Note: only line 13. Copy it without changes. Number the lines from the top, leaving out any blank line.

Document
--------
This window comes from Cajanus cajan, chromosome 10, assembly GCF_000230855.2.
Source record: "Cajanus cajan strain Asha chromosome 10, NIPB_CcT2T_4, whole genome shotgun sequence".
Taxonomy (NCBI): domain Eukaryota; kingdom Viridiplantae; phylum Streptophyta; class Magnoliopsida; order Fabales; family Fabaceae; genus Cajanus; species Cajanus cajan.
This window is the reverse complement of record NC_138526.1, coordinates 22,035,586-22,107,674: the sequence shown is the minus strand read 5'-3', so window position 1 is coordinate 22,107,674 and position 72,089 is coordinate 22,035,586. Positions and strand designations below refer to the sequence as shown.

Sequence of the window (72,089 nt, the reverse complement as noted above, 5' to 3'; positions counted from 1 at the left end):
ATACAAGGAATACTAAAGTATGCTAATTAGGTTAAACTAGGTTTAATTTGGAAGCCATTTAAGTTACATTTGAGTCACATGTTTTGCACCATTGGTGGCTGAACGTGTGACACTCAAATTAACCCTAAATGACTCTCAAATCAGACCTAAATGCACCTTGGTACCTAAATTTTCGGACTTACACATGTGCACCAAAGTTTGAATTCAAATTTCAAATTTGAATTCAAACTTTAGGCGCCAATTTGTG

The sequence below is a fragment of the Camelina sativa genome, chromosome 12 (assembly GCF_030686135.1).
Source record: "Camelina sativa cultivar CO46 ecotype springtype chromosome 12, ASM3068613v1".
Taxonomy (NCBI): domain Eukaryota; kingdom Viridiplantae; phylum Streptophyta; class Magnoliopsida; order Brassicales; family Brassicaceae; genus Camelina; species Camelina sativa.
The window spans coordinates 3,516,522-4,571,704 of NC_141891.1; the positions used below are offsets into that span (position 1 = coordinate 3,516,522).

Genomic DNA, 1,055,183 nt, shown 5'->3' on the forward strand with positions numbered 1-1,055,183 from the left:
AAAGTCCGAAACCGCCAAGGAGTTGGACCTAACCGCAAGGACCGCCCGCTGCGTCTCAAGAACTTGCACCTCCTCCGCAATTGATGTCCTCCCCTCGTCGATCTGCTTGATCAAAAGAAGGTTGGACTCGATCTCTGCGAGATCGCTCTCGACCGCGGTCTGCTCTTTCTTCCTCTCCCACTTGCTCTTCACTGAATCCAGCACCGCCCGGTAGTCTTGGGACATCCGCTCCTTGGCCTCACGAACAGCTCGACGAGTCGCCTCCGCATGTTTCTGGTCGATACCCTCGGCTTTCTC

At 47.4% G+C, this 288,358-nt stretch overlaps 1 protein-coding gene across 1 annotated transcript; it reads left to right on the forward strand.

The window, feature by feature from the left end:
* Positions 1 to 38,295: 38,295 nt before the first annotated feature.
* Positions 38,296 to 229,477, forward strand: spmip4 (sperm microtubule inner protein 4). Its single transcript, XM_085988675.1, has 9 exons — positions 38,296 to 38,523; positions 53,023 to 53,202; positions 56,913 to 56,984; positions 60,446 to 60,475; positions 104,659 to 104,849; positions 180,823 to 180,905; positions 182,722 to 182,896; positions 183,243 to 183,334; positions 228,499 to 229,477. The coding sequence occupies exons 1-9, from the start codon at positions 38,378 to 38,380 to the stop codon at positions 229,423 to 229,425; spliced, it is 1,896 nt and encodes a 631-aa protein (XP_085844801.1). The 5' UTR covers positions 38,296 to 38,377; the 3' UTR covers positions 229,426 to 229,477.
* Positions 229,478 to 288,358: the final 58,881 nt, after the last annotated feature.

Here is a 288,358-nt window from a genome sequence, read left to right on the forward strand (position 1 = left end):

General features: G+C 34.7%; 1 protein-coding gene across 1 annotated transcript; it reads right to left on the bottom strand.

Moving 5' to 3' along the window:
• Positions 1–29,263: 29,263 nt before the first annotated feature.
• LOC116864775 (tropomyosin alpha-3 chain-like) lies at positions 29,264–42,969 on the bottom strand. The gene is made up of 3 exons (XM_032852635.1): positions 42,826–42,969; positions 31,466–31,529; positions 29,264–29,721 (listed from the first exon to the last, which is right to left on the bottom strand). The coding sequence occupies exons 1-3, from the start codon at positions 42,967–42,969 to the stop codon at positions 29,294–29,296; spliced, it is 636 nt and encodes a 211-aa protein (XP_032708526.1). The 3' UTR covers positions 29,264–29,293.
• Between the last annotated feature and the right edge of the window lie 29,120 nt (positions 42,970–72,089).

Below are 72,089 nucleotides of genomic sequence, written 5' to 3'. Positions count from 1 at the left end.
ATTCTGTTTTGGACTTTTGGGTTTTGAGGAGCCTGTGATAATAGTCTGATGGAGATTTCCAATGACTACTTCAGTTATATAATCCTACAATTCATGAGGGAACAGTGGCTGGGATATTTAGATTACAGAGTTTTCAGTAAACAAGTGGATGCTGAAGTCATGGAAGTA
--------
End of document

At 47.4% G+C, this 288,358-nt stretch overlaps 1 protein-coding gene across 1 annotated transcript; it reads left to right on the forward strand.